Apple Training V: The Final Impressions

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Now that I have things pretty much under control back home, I promised that I would post my impressions on the Apple Training upgrade to 10.5 that I attended for the past two weeks.

The Design
Overall, the design actually follows some instructional design techniques, unlike the Tiger materials. The student, as they progress through the course, must utilize the techniques, steps, and knowledge they had acquired in previous chapters. Building upon the previous material the students are reinforced in that material, and are not treated as mindless children that can't learn. Constructivist theories at the heart of it, which makes me happy. THe command line is no longer separate from the individual events that the commands apply to, but rather you learn the command line all through the book. Finally, the training becomes professional, and therefore something I am proud to offer at the University.

The Materials
The materials are being published through PeachPit, though the student kits will only be available to an Apple Authorized Training Center. They are very well done, with bits of the lecture in with the slide presentations. They no longer follow the Reference book, which has additional assignments should someone want to continue on with their learning in another direction. The only thing that I currently see wrong is having a place for notes, should the instructor choose to cover a specific topic in more detail. Other than that, it will be professionally bound, and cost less than the workbooks that were available from Apple. ^_^ Good news for any Apple Authorized Training Center.

The Test
now that I have taken both tests, I can say that the tests are written a little better than the previous test, though I took the longer version than will be available for everyone else. The test will be designed to have someone sit for 2 hours (mine was designed for someone to sit for 2.5 hours), and instead of killing all the easy questions, both easy and hard questions will be removed from the test. This way the test results will be generally higher, and passing will also need to be higher. For now, it will still be multiple choice, but they are looking into some real application and development along that front. What I would like to see is a practical sit-down test, similar to Red Hat's exams, which no one can just memorize an answer without learning something. Apple Training would like to see it as well, so it's good to see that we are on the same page. ^_^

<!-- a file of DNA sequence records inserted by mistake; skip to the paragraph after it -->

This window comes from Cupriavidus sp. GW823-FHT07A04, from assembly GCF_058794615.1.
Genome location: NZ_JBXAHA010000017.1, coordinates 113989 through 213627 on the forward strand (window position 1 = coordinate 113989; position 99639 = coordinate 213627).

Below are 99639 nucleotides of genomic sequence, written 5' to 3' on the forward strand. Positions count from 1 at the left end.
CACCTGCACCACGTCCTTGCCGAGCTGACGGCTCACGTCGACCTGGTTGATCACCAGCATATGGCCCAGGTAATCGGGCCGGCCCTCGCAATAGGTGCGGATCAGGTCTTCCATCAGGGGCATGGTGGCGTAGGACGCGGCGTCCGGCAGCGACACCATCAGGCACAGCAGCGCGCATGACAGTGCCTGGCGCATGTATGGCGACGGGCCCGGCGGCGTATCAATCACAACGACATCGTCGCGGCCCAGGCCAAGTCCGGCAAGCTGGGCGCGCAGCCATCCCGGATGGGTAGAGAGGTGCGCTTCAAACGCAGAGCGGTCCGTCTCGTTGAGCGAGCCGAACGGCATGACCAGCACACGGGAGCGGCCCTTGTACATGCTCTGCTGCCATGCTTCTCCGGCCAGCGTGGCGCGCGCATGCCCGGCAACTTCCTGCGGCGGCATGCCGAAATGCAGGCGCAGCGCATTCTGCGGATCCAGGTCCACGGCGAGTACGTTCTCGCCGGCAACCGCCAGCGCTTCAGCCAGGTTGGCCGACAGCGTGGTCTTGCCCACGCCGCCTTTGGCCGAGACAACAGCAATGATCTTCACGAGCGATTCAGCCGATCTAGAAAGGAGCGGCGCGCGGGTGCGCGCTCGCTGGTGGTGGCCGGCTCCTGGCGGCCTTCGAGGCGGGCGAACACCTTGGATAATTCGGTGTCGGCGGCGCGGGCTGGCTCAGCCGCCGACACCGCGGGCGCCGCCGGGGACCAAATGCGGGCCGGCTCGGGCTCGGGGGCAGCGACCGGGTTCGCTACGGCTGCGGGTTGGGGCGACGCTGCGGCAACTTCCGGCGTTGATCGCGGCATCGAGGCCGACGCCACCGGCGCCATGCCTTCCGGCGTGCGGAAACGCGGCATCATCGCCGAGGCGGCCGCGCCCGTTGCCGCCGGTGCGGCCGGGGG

The Staff
Apple Training has gone through a lot of changes recently, with most of the staff being laid off. This comes from a common belief that the Macintosh platform is so easy to use, there shouldn't need to be any training for it (i.e., the Apple Executives that don't want to pay for a Training Department). Unfortunately, this is the way many companies are moving, and leads us into a longer rant about the importance of training, and the quick decisions to axe training in corporate environments to save money. Anyway, those that are left are really the cream of the crop, and being led by someone that really has a fantastic vision for the direction training should go.

Final Thoughts
My trip to Austin was bumpy, my trip back was agitated. I had more bad experiences in Austin than I have had in just about any other city, but all in all I liked it. I'm actually making a plan to head down to San Antonio in a couple of years, as we plan a trip to Oklahoma to visit some family. So it wasn't the worst experience I have ever had in traveling (that would be the time I was in JFK and a baggage car rammed into our plane, delaying us 5 hours). All in all, it was productive, and this Spring we can start with the 10.5 materials. In the meantime, I am going to see if it's possible to set up a testing environment for the Macintosh that will let me grade someone on the progress they have setting up a machine, both at the Computer and Server level.